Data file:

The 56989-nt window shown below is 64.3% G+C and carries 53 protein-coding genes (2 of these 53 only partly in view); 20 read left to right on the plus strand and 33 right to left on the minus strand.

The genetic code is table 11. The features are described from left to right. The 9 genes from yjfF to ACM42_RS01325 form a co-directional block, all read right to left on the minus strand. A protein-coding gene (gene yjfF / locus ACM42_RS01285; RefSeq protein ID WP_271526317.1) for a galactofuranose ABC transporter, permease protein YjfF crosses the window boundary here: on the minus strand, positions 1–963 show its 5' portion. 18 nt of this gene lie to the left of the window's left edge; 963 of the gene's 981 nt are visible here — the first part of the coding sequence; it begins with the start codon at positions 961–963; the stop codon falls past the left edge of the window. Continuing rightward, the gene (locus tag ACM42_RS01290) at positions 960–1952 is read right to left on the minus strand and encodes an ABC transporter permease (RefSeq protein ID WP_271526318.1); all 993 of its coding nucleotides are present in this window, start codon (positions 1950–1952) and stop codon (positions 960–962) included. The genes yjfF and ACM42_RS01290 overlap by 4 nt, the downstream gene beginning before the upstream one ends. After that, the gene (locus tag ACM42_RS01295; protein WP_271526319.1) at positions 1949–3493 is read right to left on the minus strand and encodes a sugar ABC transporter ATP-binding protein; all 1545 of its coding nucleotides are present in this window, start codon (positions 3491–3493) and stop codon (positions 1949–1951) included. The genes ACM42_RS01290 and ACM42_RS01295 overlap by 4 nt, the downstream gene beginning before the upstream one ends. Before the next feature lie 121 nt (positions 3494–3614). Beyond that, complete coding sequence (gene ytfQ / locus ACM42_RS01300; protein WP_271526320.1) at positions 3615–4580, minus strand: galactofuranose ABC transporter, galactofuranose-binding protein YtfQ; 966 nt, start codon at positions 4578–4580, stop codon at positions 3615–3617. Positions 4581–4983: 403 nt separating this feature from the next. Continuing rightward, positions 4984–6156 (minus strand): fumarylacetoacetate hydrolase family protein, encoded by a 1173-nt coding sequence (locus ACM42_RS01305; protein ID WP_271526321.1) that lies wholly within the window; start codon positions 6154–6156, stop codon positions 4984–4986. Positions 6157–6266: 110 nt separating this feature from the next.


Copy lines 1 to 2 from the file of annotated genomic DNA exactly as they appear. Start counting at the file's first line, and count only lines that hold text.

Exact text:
The 56989-nt window shown below is 64.3% G+C and carries 53 protein-coding genes (2 of these 53 only partly in view); 20 read left to right on the plus strand and 33 right to left on the minus strand.

The genetic code is table 11. The features are described from left to right. The 9 genes from yjfF to ACM42_RS01325 form a co-directional block, all read right to left on the minus strand. A protein-coding gene (gene yjfF / locus ACM42_RS01285; RefSeq protein ID WP_271526317.1) for a galactofuranose ABC transporter, permease protein YjfF crosses the window boundary here: on the minus strand, positions 1–963 show its 5' portion. 18 nt of this gene lie to the left of the window's left edge; 963 of the gene's 981 nt are visible here — the first part of the coding sequence; it begins with the start codon at positions 961–963; the stop codon falls past the left edge of the window. Continuing rightward, the gene (locus tag ACM42_RS01290) at positions 960–1952 is read right to left on the minus strand and encodes an ABC transporter permease (RefSeq protein ID WP_271526318.1); all 993 of its coding nucleotides are present in this window, start codon (positions 1950–1952) and stop codon (positions 960–962) included. The genes yjfF and ACM42_RS01290 overlap by 4 nt, the downstream gene beginning before the upstream one ends. After that, the gene (locus tag ACM42_RS01295; protein WP_271526319.1) at positions 1949–3493 is read right to left on the minus strand and encodes a sugar ABC transporter ATP-binding protein; all 1545 of its coding nucleotides are present in this window, start codon (positions 3491–3493) and stop codon (positions 1949–1951) included. The genes ACM42_RS01290 and ACM42_RS01295 overlap by 4 nt, the downstream gene beginning before the upstream one ends. Before the next feature lie 121 nt (positions 3494–3614). Beyond that, complete coding sequence (gene ytfQ / locus ACM42_RS01300; protein WP_271526320.1) at positions 3615–4580, minus strand: galactofuranose ABC transporter, galactofuranose-binding protein YtfQ; 966 nt, start codon at positions 4578–4580, stop codon at positions 3615–3617. Positions 4581–4983: 403 nt separating this feature from the next. Continuing rightward, positions 4984–6156 (minus strand): fumarylacetoacetate hydrolase family protein, encoded by a 1173-nt coding sequence (locus ACM42_RS01305; protein ID WP_271526321.1) that lies wholly within the window; start codon positions 6154–6156, stop codon positions 4984–4986. Positions 6157–6266: 110 nt separating this feature from the next.